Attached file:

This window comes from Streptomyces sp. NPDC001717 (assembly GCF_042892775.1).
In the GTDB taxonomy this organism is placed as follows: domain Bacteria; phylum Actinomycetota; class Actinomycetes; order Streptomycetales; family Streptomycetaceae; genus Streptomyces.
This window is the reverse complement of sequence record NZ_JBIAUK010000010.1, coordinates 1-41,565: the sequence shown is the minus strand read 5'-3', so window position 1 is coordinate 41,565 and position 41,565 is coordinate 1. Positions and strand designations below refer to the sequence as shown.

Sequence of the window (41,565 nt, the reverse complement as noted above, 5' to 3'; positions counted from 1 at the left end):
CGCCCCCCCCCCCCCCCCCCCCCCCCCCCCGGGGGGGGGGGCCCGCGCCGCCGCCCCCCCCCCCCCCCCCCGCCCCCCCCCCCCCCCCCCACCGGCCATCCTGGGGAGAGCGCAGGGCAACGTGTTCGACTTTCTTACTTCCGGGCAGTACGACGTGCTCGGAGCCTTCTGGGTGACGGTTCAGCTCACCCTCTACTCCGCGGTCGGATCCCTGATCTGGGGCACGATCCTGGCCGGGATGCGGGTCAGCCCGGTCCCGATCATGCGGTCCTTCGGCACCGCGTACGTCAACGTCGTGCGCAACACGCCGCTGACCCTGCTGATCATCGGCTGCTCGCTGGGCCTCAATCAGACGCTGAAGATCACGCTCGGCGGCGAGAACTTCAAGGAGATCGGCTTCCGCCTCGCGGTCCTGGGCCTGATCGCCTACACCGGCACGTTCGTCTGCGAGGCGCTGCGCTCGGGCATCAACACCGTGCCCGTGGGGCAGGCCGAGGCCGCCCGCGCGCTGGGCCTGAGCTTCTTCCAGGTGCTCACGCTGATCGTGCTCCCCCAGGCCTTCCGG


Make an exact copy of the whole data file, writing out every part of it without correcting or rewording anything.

This window comes from Streptomyces sp. NPDC001717 (assembly GCF_042892775.1).
In the GTDB taxonomy this organism is placed as follows: domain Bacteria; phylum Actinomycetota; class Actinomycetes; order Streptomycetales; family Streptomycetaceae; genus Streptomyces.
This window is the reverse complement of sequence record NZ_JBIAUK010000010.1, coordinates 1-41,565: the sequence shown is the minus strand read 5'-3', so window position 1 is coordinate 41,565 and position 41,565 is coordinate 1. Positions and strand designations below refer to the sequence as shown.

Sequence of the window (41,565 nt, the reverse complement as noted above, 5' to 3'; positions counted from 1 at the left end):
CGCCCCCCCCCCCCCCCCCCCCCCCCCCCCGGGGGGGGGGGCCCGCGCCGCCGCCCCCCCCCCCCCCCCCCGCCCCCCCCCCCCCCCCCCACCGGCCATCCTGGGGAGAGCGCAGGGCAACGTGTTCGACTTTCTTACTTCCGGGCAGTACGACGTGCTCGGAGCCTTCTGGGTGACGGTTCAGCTCACCCTCTACTCCGCGGTCGGATCCCTGATCTGGGGCACGATCCTGGCCGGGATGCGGGTCAGCCCGGTCCCGATCATGCGGTCCTTCGGCACCGCGTACGTCAACGTCGTGCGCAACACGCCGCTGACCCTGCTGATCATCGGCTGCTCGCTGGGCCTCAATCAGACGCTGAAGATCACGCTCGGCGGCGAGAACTTCAAGGAGATCGGCTTCCGCCTCGCGGTCCTGGGCCTGATCGCCTACACCGGCACGTTCGTCTGCGAGGCGCTGCGCTCGGGCATCAACACCGTGCCCGTGGGGCAGGCCGAGGCCGCCCGCGCGCTGGGCCTGAGCTTCTTCCAGGTGCTCACGCTGATCGTGCTCCCCCAGGCCTTCCGG